Road Trip To Montreal – Part Two

I met Marc Taro Holmes on day two of my Montreal trip at the Pointe a Calliere.  This is primarily and archeology museum, built on top of a large excavation of early Montreal habitations.  We were there to sketch in a natural history exhibition that’s going on now.

I admit that I was tired from the day before.  Now that I’m officially old I don’t hold up like I used to but I was excited to sketch some animals. We wandered around, looked at everything and then I started drawing this spoonbill.  It was a magnificent specimen.  I tried the ‘draw fast’ approach and that cost me some accuracy but I was pleased by the result.

Stillman & Birn Beta (8×10), DeAtramentis Document Black

I was getting tired and Marc graciously agreed to walking across the street so I could sit, drink some coffee and have a muffin.  That was fun and I needed it, but eventually we headed back to capture some more of the museum.

I decided to press the ‘draw fast’ method even more and tried to capture a bunch of birds on one page.  I felt I’d went too small and I certainly drew too fast, but I had fun doing these quick captures.  Maybe this will help me sketch pigeons on the street this summer.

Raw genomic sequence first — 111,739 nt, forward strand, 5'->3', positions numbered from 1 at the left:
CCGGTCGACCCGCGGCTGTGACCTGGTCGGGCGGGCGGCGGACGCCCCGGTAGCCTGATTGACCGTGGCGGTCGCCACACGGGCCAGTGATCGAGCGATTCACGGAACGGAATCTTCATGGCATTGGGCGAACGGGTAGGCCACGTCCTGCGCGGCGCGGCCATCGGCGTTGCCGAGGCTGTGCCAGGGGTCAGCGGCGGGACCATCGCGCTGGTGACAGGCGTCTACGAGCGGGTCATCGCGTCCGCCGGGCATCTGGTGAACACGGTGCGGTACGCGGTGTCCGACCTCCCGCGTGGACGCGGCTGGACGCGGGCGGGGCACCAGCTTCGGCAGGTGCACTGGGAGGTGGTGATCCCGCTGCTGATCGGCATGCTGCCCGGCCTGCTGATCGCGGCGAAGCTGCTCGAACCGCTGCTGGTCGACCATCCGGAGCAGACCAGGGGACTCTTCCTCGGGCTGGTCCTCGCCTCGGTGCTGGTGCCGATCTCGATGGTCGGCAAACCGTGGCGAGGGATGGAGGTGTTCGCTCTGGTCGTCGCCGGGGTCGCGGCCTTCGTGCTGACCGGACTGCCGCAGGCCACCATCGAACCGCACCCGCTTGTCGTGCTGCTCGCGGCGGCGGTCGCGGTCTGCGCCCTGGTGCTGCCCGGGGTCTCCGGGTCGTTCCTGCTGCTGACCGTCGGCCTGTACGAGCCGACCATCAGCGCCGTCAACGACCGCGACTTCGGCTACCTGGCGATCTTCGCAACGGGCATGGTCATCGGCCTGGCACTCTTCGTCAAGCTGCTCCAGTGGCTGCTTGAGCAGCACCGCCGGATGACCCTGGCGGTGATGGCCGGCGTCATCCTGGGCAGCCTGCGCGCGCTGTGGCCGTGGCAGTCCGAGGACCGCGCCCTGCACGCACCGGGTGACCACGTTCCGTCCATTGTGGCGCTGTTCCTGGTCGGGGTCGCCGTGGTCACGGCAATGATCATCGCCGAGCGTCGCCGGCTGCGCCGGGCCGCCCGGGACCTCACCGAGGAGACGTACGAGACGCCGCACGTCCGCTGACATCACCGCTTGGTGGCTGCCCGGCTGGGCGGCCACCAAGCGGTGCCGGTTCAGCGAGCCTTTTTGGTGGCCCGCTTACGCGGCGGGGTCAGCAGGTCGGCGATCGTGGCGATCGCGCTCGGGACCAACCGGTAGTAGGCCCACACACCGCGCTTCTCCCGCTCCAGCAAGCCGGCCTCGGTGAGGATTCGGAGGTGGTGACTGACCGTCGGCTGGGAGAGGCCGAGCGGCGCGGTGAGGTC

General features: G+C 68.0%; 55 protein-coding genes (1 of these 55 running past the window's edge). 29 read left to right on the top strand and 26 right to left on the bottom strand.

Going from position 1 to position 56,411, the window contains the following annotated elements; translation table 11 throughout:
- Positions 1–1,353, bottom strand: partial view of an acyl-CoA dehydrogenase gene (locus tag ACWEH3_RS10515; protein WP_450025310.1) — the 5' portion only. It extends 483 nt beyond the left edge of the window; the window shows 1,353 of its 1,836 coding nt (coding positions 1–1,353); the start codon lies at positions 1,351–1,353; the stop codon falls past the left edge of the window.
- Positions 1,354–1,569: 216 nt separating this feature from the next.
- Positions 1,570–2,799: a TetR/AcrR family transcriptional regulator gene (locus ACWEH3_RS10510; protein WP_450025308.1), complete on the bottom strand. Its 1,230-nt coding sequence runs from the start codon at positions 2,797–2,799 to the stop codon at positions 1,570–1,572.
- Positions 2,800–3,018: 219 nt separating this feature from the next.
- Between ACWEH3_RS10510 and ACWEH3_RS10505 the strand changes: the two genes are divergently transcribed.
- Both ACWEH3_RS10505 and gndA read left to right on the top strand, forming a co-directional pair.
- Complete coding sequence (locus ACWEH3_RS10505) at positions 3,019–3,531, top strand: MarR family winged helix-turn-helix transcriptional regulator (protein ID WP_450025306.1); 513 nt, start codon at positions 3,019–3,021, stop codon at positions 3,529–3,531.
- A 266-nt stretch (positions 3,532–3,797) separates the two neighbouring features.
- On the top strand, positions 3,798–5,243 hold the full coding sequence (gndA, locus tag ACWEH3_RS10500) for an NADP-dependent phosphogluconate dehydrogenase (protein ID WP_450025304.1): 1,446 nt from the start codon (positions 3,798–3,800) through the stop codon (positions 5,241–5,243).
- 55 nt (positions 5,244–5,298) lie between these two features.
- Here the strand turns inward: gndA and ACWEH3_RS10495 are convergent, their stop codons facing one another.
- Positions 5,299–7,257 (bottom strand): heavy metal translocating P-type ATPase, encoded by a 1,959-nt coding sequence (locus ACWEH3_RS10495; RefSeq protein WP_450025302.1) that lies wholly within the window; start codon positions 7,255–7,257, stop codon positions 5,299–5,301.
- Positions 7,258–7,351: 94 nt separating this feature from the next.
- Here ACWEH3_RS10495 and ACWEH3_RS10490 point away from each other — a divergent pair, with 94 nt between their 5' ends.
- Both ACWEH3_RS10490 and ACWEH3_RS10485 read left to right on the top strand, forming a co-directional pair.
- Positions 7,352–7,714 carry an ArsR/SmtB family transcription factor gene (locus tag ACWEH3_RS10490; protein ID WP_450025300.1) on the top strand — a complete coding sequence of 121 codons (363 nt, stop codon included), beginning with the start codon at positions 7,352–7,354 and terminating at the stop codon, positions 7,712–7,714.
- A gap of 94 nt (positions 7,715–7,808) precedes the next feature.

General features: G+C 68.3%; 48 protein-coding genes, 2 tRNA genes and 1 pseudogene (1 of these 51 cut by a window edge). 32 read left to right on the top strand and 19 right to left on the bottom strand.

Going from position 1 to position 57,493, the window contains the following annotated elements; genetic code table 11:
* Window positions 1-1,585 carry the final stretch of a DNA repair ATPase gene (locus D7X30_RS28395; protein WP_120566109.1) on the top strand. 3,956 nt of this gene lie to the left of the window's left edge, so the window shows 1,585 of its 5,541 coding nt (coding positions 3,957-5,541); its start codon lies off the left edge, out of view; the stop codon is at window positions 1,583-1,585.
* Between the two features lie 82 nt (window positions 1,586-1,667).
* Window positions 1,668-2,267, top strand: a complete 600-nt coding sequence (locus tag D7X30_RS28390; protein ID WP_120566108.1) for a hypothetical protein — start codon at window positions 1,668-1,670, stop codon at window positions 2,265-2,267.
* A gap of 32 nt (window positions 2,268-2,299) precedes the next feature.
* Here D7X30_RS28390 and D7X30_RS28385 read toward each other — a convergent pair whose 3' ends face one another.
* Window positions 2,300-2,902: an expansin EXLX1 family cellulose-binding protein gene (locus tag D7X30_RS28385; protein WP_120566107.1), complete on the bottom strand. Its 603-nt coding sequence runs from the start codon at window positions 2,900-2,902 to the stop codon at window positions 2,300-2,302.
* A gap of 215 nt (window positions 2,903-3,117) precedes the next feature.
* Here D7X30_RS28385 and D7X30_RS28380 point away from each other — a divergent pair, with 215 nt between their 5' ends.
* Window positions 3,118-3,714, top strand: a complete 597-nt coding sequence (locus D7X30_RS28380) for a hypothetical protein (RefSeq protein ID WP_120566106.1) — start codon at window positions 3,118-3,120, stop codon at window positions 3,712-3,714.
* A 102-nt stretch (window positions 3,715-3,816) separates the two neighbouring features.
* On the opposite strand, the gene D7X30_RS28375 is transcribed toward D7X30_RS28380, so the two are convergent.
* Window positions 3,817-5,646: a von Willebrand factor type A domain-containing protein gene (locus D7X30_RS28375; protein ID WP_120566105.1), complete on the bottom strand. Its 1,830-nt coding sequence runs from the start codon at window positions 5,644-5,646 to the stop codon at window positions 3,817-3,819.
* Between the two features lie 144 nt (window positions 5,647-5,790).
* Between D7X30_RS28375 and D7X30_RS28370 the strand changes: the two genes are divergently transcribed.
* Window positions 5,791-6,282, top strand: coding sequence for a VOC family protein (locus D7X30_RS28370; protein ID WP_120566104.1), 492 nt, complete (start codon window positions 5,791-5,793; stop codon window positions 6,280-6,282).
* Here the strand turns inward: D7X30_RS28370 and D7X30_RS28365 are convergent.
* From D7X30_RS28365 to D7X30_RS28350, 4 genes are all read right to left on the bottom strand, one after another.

Stillman & Birn Beta (8×10), DeAtramentis Document Black

Unfortunately I was running out of gas and just couldn’t bring myself to start another sketch.  I decided at that point that I was done for the day and so I said goodbye to Marc and headed off to meet my daughter.  I’m not sure that ‘draw fast’ is for me.  Maybe I’m destined to forever be a slow sketcher.

2 Responses to “Road Trip To Montreal – Part Two”

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  1. Tina Koyama says:

    I think it’s hard to draw faster than your natural pace if you try to maintain the same style and media as when you draw at your natural slower pace. Maybe if you practice going faster while using simpler tools — ink only or soft pencil only — you could find a comfortable “shorthand” of your own style that’s faster to execute.

    • Of course you’re right. But it’s also the case that each of us has definitions of what acceptable is. I do a lot of quick-sketching. When I do that I kinda-sorta capture what I’m looking at but never in any true sense of the word. And that’s not acceptable to me when I’m trying to “draw” something. I see no point in drawing animals in a museum and not worrying about whether the proportions are correct, or to sketch a building without concern for perspective, angles, etc. That’s just me. Others see it differently. It would be a dull world is we all fished.

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